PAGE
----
Care Guide for Bucephalandra – A Colorful Alternative to Anubias
When it comes to beginner-friendly aquarium plants, most people think of anubias or java fern. Bucephalandra is a unique alternative. This plant is very suitable for nano-aquariums because of its unusual and iridescent leaves. It also thrives in low lighting. They are slower growing than other aquatic plants and tend to be more expensive than anubias. Continue reading to discover more about the bucephalandra.
What is Bucephalandra?
Bucephalandra, or “buce”, is a genus rheophyte plant that grows along the banks and streams of Borneo’s fast-moving rivers. They grow emersed (or above water) during the dry season and submersed (or below water) during the rainy season. Many bumble plants have long, wavy leaves. However, some varieties are rounder, have thinner edges or have straight edges. Some varieties have red, purple, or blue tints. Some species may have tiny white dots on their leaves. Others also have an iridescent sheen which changes with the light. If your buce is flourishing, it might even produce a pink or white flower for you to enjoy.
Bucephalandra “Green Wavy”
What types of buce are there? There are more than 30 species currently identified. However, there are many common names for these species, such as green wavy and brown, blue, brown pearl, mini coin or dark skeleton King, Godzilla, deep purple, and Godzilla. Aquarium Co-Op sells only farm-raised bucephalandra to help stop overharvesting in wild.
Why is bucephalandra so expensive? They are relatively new to the aquarium hobby and therefore are in high demand among fishkeepers. Additionally, they grow slower than other species. As plant farms gradually increase their stock, the price will hopefully decrease over time.
How tall can bucephalandra reach? Some species climb horizontally and grow to 2-4 inches (5-10cm), whereas others grow vertically to reach 7-10cm (18-25cm). There are many types of buce, with leaves that range from 0.5-4 inches (1-10cm) in length. Aquascapers love to use bucephalandra as a background or middle-ground feature in their aquariums. They also attach them to hardscape.
Can bucephalandra be difficult to grow? They can survive in low light, don’t need much fertilizer, or CO2 injections, and can grow with no substrate. They can grow slowly and are susceptible to algae growth. To keep their leaves clean, we like to place our buce in the shaded area of our aquariums.
Buce comes in many colors like green, purple, red, and blue
How to Plant Bucephalandra
Similar to anubias and Java ferns, buce plants also have a “rhizome”, which is a thick, branched stem or trunk that grows both roots and leaves. The great thing about rhizome plants is that they do not need to be planted in substrate. You can easily wedge them between a crack in a rock or more firmly attach them to decor using sewing thread or super glue gel. The rhizome should not be ensconced in too much glue. You can read more about super glue for attaching plants.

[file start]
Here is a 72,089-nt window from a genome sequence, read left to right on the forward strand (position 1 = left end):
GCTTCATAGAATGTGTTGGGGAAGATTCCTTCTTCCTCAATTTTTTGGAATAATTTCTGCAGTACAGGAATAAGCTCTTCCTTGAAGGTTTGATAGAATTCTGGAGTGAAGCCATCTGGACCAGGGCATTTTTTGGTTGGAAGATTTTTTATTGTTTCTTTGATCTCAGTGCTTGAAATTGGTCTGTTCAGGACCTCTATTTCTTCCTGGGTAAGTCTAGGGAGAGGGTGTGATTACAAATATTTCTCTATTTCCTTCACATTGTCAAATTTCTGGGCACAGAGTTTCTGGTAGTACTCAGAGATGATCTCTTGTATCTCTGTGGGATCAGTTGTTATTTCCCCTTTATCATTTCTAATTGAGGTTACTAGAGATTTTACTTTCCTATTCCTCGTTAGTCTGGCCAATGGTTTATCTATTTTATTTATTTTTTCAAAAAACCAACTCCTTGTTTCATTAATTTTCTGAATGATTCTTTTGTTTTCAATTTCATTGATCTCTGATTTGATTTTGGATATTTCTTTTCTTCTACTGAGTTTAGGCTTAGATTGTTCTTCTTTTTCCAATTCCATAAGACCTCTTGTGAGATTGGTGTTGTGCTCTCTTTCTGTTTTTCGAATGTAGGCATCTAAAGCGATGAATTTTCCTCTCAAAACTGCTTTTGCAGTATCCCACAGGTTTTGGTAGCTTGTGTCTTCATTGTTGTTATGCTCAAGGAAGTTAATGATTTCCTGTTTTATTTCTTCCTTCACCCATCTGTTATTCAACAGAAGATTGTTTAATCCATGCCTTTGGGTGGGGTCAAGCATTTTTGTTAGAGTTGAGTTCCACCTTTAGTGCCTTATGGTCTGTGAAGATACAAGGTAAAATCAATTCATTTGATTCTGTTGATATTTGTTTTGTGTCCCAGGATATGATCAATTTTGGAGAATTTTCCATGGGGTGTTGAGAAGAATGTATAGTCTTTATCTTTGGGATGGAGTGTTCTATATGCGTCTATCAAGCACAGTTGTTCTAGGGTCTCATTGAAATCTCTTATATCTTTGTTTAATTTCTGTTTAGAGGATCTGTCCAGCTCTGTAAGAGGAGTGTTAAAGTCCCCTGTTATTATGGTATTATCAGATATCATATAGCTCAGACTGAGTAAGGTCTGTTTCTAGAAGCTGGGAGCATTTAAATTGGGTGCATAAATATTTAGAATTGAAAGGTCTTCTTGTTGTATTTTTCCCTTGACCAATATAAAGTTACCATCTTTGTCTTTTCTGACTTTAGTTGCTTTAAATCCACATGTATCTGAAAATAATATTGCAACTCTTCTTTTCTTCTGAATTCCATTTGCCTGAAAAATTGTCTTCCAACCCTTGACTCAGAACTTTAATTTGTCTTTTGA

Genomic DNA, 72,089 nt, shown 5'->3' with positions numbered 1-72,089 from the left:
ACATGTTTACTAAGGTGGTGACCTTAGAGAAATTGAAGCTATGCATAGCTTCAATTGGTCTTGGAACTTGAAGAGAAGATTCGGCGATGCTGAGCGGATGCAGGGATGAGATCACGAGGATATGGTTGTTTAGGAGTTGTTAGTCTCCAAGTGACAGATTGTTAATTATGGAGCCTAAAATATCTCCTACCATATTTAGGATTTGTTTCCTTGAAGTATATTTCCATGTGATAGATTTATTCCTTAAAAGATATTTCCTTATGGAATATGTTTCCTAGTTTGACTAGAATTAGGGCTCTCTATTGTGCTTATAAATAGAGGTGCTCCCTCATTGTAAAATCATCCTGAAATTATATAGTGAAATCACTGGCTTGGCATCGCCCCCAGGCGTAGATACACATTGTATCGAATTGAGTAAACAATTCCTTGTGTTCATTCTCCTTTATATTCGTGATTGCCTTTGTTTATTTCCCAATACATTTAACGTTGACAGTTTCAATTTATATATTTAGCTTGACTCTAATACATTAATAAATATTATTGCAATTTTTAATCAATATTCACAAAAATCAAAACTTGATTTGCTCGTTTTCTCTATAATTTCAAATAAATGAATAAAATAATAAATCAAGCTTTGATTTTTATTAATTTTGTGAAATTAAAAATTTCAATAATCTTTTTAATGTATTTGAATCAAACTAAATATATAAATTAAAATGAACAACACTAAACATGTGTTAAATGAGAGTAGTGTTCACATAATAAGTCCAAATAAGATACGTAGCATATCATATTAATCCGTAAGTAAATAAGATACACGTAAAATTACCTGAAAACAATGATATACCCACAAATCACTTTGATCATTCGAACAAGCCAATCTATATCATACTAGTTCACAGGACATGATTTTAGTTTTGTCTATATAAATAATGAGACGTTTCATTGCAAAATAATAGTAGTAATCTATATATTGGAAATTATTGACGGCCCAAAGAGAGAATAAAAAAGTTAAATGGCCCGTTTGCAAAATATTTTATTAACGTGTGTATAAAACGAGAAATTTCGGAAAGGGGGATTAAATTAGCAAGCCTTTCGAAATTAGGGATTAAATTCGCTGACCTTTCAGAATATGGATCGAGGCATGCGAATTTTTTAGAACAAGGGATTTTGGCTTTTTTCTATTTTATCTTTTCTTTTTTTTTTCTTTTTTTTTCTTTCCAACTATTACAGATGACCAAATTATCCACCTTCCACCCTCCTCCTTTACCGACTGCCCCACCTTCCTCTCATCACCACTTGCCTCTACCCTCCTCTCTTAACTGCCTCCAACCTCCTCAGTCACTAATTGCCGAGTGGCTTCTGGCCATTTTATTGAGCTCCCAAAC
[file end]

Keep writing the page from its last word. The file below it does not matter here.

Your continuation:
The key to putting the plant in the ground is to ensure that the rhizome does not get covered. Push the plant into the gravel or sand until the roots and the rhizome are fully buried. Next, gently pull the plant up until the rhizome and roots are exposed.
The final option is to place the bucephalandra into a plastic basket filled with rock wool. Insert a root tab in the rock wool to feed the plant. Then drop the whole pot into an Easy Planter decoration, which makes the buce look like it is growing out of a rock. The planter allows you to easily move the buce whenever you desire and keeps fish from digging up your plants.
Why is my bucephalandra melting? Most plant farms grow their plants emersed, so when your new buce is suddenly submerged underwater, some of the leaves may melt while it adjusts to its new environment. You should not discard the rhizome as nutrients are mostly stored in it. As long as the rhizome looks healthy, leave it in the aquarium and it will start to grow new shoots that form into leaves and roots. Our full article contains more information on melting plants.
Bucephalandra growing emersed in the wild
Similar to anubias, java fern, and broom plants, they can withstand a range of temperatures (70-82degF/21-28degC) with a pH of 6-8. While they can be grown in low to moderate lighting, their slow growth may make them more susceptible to algae problems. While it is not required, adding CO2 gas can help speed up growth. Because of their native habitat in fast-moving rivers, bucephalandra have developed very strong roots, so they will do well in fish tanks with high flow once established.
Does bucephalandra use fertilizer? Most rhizome plants get their nutrients from the water column. Easy Green is an all-in one liquid fertilizer that would work well for them.
Can bucephalandra survive without water? It is possible for bucephalandra to grow from water. You can also grow them together with moss to help keep their roots moist at all times.
Wine-red Caridina shrimp in a forest
How to Propagate Bucephalandra
In the wild, buce usually produce flowers above the water that have special odors to attracts pollinators. The fruit that is successfully fertilized will have seeds that drop into water and then spread to other areas. In an aquarium setting, the easiest way to propagate buce is by cutting the rhizome into two pieces with a pair of clean, sharp scissors. Look for natural bends within the rhizome to determine if the plant has formed separate clumps of leaves. Attach the new piece to a rock, or driftwood. It will continue growing as a second one.
Buce flowers are beautiful underwater but don’t produce seeds
Bucephalandra can be a great addition to your planted aquarium if you haven’t tried it before. These plants are attractive to both novice and experienced aquascapers. Check out our selection of buce plants to order your own today.